University of Surrey

Test tubes in the lab Research in the ATI Dance Research

The use of densification data and finite element analysis to predict deformation during sintering.

Kiani, Sasan. (2006) The use of densification data and finite element analysis to predict deformation during sintering. Doctoral thesis, University of Surrey (United Kingdom)..

Full text is not currently available. Please contact sriopenaccess@surrey.ac.uk, should you require it.

Abstract

The majority of ceramic parts are made by forming a powder compact, known as a green body, which is subsequently sintered i.e. heated to a temperature at which diffusion takes place to densify the body which causes considerable shrinkage of the body. If the part is undersized then it must be scrapped; if it is significantly oversized then there are extra costs associated with machining. Hence, the accurate prediction of shrinkages is important. Although various models and simulation techniques have been proposed, these are not particularly accurate and/or easy to use. Thus, the purpose of this study is to provide a numerically based model that is better suited to the needs of industry i.e. one that is relatively simple and predicts the shrinkage reliably. A general structure for sintering simulation was constructed by comparing different constitutive laws and densification equations proposed by various authors with experimental measurements. A finite element computer code was developed that could accommodate various constitutive laws for different sintering processes. Master sintering curves are a new concept in the representation of sintering data. A new method of constructing such a curve was developed, based on the finite element concept of dividing a region into sub-elements. This approach is more flexible than the standard technique and allows data which cannot be fitted using a constant activation energy to be analysed. A similar technique was then used to give a new method for the general representation of various constitutive laws. This method facilitates the modification of bulk/shears viscosities and also prevents a sudden change in these functions, thus providing smooth transitions during different sintering stages. Finally, a new empirical finite element method for the analysis of sinter shrinkage was developed which does not require a constitutive law. The new method uses only density as a function of time as input data; this can be obtained from a few simple sintering experiments or by using the data provided by a master sintering curve. Using this method eliminates the need for bulk and shear viscosity expressions. This method is limited to pressureless sintering but is applicable to variety of different sintering mechanism. The validity of method has been tested by comparing the results with various constitutive models and experimental data. The results are comparable with predictions from models using full constitutive laws and requiring more difficult to obtain input data. Thus, it offers significant advantages over previous models.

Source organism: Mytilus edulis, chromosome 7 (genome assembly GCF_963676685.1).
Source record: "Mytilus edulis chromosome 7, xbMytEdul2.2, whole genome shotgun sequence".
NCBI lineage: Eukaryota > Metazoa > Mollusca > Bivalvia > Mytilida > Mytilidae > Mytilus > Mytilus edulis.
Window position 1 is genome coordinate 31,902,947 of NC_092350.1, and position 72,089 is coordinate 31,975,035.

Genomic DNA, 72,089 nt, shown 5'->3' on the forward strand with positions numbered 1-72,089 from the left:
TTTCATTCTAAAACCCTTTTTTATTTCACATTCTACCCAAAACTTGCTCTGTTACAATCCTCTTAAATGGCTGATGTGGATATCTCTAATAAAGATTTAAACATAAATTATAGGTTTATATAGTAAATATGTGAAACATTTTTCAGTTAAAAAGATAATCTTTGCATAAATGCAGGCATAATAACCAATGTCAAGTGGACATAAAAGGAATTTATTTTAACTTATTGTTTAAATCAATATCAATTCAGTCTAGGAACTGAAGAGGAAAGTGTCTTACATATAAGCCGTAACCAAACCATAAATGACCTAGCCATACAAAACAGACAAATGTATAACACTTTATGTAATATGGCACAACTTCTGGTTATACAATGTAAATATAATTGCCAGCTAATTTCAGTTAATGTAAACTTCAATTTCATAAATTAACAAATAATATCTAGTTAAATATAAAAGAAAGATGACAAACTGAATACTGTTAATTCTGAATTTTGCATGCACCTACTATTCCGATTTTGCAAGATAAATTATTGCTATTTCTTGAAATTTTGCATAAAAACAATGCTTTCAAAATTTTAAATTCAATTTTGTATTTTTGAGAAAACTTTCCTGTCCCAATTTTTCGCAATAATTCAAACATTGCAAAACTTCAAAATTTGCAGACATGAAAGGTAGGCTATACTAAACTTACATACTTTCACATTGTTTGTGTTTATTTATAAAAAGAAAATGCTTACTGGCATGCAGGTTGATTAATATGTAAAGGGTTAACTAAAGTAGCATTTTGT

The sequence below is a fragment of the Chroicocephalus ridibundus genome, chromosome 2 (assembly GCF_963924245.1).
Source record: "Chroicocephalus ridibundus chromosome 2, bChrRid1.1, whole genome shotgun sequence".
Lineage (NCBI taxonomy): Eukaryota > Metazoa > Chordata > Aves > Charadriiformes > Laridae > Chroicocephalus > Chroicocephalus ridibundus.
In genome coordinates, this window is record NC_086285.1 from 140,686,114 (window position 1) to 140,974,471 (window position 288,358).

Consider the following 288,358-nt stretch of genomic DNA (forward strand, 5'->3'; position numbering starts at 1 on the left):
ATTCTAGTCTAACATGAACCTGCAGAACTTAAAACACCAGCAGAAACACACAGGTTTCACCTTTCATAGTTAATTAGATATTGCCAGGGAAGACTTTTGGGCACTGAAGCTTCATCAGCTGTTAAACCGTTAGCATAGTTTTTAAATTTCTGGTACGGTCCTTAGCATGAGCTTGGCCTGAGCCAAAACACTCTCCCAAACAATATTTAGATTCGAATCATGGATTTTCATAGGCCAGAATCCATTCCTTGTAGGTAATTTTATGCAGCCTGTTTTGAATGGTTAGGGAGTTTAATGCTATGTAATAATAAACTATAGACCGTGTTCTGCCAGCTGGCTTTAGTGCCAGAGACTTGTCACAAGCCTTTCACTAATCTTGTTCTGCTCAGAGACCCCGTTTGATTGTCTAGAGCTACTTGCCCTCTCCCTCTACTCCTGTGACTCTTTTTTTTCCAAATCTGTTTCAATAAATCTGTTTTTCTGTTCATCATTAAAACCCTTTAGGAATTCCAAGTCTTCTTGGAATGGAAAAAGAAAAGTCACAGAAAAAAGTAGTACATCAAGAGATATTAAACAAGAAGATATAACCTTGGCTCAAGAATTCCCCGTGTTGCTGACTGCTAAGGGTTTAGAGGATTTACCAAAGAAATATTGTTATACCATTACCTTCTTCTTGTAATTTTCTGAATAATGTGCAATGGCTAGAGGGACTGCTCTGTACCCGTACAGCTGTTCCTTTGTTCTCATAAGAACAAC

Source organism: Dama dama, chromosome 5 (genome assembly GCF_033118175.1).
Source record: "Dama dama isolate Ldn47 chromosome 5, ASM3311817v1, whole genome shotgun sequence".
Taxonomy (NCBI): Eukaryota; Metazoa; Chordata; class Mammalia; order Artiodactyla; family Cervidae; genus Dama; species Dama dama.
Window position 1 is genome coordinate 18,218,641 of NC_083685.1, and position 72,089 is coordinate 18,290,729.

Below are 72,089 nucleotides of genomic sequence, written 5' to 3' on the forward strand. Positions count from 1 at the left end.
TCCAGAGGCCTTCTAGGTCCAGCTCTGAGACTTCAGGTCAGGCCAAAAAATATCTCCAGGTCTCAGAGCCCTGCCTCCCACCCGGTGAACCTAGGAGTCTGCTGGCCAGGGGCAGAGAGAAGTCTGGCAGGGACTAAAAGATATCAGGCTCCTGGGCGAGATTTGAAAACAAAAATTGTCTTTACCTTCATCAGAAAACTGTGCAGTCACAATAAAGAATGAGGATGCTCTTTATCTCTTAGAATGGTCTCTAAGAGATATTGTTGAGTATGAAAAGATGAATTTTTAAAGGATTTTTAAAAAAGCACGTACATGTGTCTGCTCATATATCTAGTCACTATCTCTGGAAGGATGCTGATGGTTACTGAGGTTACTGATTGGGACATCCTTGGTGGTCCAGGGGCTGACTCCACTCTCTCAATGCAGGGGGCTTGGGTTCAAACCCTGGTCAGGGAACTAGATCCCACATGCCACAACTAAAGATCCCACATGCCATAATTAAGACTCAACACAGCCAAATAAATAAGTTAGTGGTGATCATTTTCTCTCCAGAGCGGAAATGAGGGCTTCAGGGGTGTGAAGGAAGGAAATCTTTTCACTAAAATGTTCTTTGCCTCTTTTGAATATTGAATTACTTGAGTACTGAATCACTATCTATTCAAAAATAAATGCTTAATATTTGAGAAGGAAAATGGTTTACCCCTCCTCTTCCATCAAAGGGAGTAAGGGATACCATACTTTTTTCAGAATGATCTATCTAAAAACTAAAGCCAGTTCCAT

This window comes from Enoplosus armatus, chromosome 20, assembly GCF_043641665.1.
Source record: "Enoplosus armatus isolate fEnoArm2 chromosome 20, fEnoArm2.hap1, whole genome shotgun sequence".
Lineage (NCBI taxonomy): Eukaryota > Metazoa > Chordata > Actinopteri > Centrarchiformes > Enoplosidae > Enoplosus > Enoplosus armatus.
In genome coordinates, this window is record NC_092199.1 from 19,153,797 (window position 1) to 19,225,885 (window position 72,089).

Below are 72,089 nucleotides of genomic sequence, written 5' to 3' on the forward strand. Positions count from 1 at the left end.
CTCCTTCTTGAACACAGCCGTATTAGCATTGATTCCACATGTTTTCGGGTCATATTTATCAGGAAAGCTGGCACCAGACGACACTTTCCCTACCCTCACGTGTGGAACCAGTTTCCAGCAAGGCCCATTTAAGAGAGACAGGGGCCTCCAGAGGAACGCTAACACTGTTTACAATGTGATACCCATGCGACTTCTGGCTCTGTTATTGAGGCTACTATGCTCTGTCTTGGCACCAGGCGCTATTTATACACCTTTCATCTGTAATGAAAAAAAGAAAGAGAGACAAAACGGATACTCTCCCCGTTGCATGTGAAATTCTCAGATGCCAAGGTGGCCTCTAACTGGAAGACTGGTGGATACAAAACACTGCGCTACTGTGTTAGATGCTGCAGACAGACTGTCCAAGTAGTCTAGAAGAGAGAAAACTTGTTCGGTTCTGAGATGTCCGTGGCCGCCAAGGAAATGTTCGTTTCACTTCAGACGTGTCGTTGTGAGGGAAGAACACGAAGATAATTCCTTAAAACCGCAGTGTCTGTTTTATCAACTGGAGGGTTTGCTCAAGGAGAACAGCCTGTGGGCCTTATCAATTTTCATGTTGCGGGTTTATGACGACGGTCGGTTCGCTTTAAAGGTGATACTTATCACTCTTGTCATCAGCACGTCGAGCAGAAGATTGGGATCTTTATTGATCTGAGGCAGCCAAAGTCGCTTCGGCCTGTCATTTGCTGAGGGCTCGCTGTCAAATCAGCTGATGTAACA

Item Type: Thesis (Doctoral)
Divisions : Theses
Authors :
NameEmailORCID
Kiani, Sasan.UNSPECIFIEDUNSPECIFIED
Date : 2006
Contributors :
ContributionNameEmailORCID
http://www.loc.gov/loc.terms/relators/THSUNSPECIFIEDUNSPECIFIEDUNSPECIFIED
Depositing User : EPrints Services
Date Deposited : 09 Nov 2017 12:17
Last Modified : 09 Nov 2017 14:46
URI: http://epubs.surrey.ac.uk/id/eprint/844243

Actions (login required)

View Item View Item

Downloads

Downloads per month over past year


Information about this web site

© The University of Surrey, Guildford, Surrey, GU2 7XH, United Kingdom.
+44 (0)1483 300800